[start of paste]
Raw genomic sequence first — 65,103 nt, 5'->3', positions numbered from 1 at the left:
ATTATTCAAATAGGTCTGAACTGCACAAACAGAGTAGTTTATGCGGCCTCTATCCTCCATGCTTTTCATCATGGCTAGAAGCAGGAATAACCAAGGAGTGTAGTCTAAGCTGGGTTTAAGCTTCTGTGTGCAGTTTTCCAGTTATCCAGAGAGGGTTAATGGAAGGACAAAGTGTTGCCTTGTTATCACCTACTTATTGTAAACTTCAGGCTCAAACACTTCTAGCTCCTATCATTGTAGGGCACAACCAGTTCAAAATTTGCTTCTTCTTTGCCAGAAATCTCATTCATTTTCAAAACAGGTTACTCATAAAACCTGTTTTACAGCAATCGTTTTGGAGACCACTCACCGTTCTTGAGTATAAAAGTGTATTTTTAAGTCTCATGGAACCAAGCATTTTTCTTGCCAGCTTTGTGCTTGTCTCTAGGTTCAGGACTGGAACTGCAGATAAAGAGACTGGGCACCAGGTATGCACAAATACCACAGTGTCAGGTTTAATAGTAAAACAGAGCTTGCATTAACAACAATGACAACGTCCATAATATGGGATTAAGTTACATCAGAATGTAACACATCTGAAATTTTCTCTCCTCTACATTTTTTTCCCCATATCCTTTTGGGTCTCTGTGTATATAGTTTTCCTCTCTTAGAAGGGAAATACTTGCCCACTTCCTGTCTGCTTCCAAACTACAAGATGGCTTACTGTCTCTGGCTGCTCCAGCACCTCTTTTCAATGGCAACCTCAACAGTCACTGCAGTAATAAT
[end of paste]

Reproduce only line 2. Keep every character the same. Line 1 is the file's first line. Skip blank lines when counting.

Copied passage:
ATTATTCAAATAGGTCTGAACTGCACAAACAGAGTAGTTTATGCGGCCTCTATCCTCCATGCTTTTCATCATGGCTAGAAGCAGGAATAACCAAGGAGTGTAGTCTAAGCTGGGTTTAAGCTTCTGTGTGCAGTTTTCCAGTTATCCAGAGAGGGTTAATGGAAGGACAAAGTGTTGCCTTGTTATCACCTACTTATTGTAAACTTCAGGCTCAAACACTTCTAGCTCCTATCATTGTAGGGCACAACCAGTTCAAAATTTGCTTCTTCTTTGCCAGAAATCTCATTCATTTTCAAAACAGGTTACTCATAAAACCTGTTTTACAGCAATCGTTTTGGAGACCACTCACCGTTCTTGAGTATAAAAGTGTATTTTTAAGTCTCATGGAACCAAGCATTTTTCTTGCCAGCTTTGTGCTTGTCTCTAGGTTCAGGACTGGAACTGCAGATAAAGAGACTGGGCACCAGGTATGCACAAATACCACAGTGTCAGGTTTAATAGTAAAACAGAGCTTGCATTAACAACAATGACAACGTCCATAATATGGGATTAAGTTACATCAGAATGTAACACATCTGAAATTTTCTCTCCTCTACATTTTTTTCCCCATATCCTTTTGGGTCTCTGTGTATATAGTTTTCCTCTCTTAGAAGGGAAATACTTGCCCACTTCCTGTCTGCTTCCAAACTACAAGATGGCTTACTGTCTCTGGCTGCTCCAGCACCTCTTTTCAATGGCAACCTCAACAGTCACTGCAGTAATAAT